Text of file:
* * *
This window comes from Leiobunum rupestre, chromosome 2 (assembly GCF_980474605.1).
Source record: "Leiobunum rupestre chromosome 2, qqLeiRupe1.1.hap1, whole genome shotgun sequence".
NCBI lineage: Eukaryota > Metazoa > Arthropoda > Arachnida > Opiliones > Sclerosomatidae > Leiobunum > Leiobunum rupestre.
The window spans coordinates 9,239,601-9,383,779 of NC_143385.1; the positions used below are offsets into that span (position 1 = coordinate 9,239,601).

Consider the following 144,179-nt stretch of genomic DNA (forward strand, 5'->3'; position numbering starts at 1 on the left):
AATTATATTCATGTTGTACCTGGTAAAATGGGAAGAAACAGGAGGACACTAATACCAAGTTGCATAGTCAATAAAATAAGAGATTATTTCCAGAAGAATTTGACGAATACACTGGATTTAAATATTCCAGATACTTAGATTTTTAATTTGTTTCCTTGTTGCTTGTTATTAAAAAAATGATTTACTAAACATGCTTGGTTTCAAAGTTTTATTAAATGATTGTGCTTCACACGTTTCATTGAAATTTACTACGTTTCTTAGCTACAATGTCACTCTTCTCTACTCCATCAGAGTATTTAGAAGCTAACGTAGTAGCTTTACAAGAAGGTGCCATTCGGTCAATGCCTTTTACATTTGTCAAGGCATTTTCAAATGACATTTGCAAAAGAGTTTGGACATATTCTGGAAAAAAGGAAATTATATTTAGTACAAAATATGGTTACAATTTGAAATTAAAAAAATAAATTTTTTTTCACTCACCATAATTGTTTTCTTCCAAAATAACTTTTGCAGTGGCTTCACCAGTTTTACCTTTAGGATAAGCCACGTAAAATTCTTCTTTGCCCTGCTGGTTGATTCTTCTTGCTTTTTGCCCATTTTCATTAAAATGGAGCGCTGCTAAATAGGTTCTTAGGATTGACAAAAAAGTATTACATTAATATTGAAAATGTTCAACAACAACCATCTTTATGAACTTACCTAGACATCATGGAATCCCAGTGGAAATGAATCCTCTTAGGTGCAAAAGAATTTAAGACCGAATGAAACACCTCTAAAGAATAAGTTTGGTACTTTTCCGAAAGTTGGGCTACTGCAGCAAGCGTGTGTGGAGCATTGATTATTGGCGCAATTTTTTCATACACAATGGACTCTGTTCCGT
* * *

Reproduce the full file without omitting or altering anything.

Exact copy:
This window comes from Leiobunum rupestre, chromosome 2 (assembly GCF_980474605.1).
Source record: "Leiobunum rupestre chromosome 2, qqLeiRupe1.1.hap1, whole genome shotgun sequence".
NCBI lineage: Eukaryota > Metazoa > Arthropoda > Arachnida > Opiliones > Sclerosomatidae > Leiobunum > Leiobunum rupestre.
The window spans coordinates 9,239,601-9,383,779 of NC_143385.1; the positions used below are offsets into that span (position 1 = coordinate 9,239,601).

Consider the following 144,179-nt stretch of genomic DNA (forward strand, 5'->3'; position numbering starts at 1 on the left):
AATTATATTCATGTTGTACCTGGTAAAATGGGAAGAAACAGGAGGACACTAATACCAAGTTGCATAGTCAATAAAATAAGAGATTATTTCCAGAAGAATTTGACGAATACACTGGATTTAAATATTCCAGATACTTAGATTTTTAATTTGTTTCCTTGTTGCTTGTTATTAAAAAAATGATTTACTAAACATGCTTGGTTTCAAAGTTTTATTAAATGATTGTGCTTCACACGTTTCATTGAAATTTACTACGTTTCTTAGCTACAATGTCACTCTTCTCTACTCCATCAGAGTATTTAGAAGCTAACGTAGTAGCTTTACAAGAAGGTGCCATTCGGTCAATGCCTTTTACATTTGTCAAGGCATTTTCAAATGACATTTGCAAAAGAGTTTGGACATATTCTGGAAAAAAGGAAATTATATTTAGTACAAAATATGGTTACAATTTGAAATTAAAAAAATAAATTTTTTTTCACTCACCATAATTGTTTTCTTCCAAAATAACTTTTGCAGTGGCTTCACCAGTTTTACCTTTAGGATAAGCCACGTAAAATTCTTCTTTGCCCTGCTGGTTGATTCTTCTTGCTTTTTGCCCATTTTCATTAAAATGGAGCGCTGCTAAATAGGTTCTTAGGATTGACAAAAAAGTATTACATTAATATTGAAAATGTTCAACAACAACCATCTTTATGAACTTACCTAGACATCATGGAATCCCAGTGGAAATGAATCCTCTTAGGTGCAAAAGAATTTAAGACCGAATGAAACACCTCTAAAGAATAAGTTTGGTACTTTTCCGAAAGTTGGGCTACTGCAGCAAGCGTGTGTGGAGCATTGATTATTGGCGCAATTTTTTCATACACAATGGACTCTGTTCCGT